Similarly, this week Brocade issued a preliminary release indicating strong sales for the quarter ending in October. CEO Michael Klayko said the company will outperform its sales projections from August 2008.
“Storage needs are on the rise, and storage investments will continue,” Forrester’s Bartels says. “We don’t see cloud storage as having a meaningful impact yet.”
7. New IT markets will continue to emerge, although more slowly.
Emerging economies such as China and Latin America are slowing down, but they are still expected to have IT sales increases in 2009. The Latin American market, in particular, is a solid one for IT companies such as IBM, HP and Microsoft, which have a strong foothold south of the border.
“In the past two to three years, Latin America has had some of the fastest growth rates in IT spending,” IDC’s Minton said. “Brazil is the biggest market, and it has been growing at double digits. But all of the markets in Latin America have been growing by more than 10% a year. With some exceptions, the economies there are relatively stable and have had less political turmoil than in the past. . . . This is one of the regions that we think will bounce back pretty quickly.”
Other emerging markets that will continue to post growth in IT spending in 2009 are Central and Eastern Europe, the Middle East and Africa, IDC predicts. While these markets won’t experience double-digit gains next year, they will help offset sharp declines in IT purchasing in the United States, Japan and Western Europe.
Forrester warns that IT vendors shouldn’t count on so-called BRIC countries -- Brazil, Russia, India and China -- to bail them out of the financial crisis altogether.
“The BRIC markets are performing better than the industrial markets, but they are also slowing down,” Forrester’s Bartels says. “Among those markets, China looks to be the strongest, then Brazil and Mexico. Russia is weakening, and India is weakening. They’re not going to go into a contraction, but the growth rates could slow to the point that they feel like a contraction.”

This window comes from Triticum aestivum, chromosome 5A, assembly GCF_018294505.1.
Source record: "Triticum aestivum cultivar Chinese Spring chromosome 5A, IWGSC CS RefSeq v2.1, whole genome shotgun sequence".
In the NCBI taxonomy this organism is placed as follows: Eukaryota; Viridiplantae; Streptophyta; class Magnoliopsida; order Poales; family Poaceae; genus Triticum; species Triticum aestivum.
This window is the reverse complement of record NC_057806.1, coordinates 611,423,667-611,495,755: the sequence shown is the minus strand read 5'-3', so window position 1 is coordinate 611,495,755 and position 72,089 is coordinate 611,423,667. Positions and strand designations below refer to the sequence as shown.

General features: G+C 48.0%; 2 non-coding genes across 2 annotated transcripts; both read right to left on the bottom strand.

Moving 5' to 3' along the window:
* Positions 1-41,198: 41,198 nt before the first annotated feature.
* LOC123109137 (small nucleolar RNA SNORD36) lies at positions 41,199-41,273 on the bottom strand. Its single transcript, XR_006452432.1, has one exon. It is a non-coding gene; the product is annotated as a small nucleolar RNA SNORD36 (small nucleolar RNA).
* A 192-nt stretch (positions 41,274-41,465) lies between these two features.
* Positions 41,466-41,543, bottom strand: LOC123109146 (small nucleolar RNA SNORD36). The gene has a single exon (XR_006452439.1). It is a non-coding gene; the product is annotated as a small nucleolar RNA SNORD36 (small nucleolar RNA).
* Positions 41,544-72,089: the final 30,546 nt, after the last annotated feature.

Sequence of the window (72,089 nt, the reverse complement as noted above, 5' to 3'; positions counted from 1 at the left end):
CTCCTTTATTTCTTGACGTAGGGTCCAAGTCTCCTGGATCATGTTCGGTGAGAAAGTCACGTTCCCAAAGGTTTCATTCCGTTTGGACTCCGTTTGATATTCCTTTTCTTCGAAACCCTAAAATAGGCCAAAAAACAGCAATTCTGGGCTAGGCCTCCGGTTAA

One issue for IT vendors is the rising strength of the U.S. dollar, which means U.S. tech vendors will bring home fewer dollars from their foreign sales when they convert currencies.
“The dollar has been strengthening against every currency except the Chinese currency,” Bartels says. “Even if a vendor is successful in sales in Brazil or Russia, they will bring back fewer dollars, which was not the case six months ago.”
8. Outsourcing helps companies stretch their IT budgets.
Many companies will freeze new IT initiatives for the next three to six months as they absorb the Wall Street crash. But one segment that’s likely to continue is IT outsourcing because it provides near-term cost reductions.
“While IT outsourcing will benefit from an economic slowdown in 2008 as companies turn to IT outsourcing vendors to help cut costs, trends toward use of lower-cost offshore resources and smaller-scale outsourcing deals will keep growth modest,” says Forrester Research.
Forrester predicts IT outsourcing will grow around 5% in 2009 and 2010.
“When you sign an outsourcing agreement, you’re locked into it barring going out of business,” Forrester’s Bartels says. “Outsourcing revenues are not going to be variable.”
On the horizon is cloud computing, which also holds the promise of reducing corporate IT overhead but requires more up-front spending than outsourcing.
“Over the longer term, we’re pretty bullish about cloud computing,” IDC’s Minton said. “But there will be a lot of hurdles for a bigger corporation. It’s difficult for them psychologically to give up control, and there are quite a lot of up-front costs to engage consultants, to roll out applications to a large number of employees, and there’s training involved. But ultimately these projects save money.”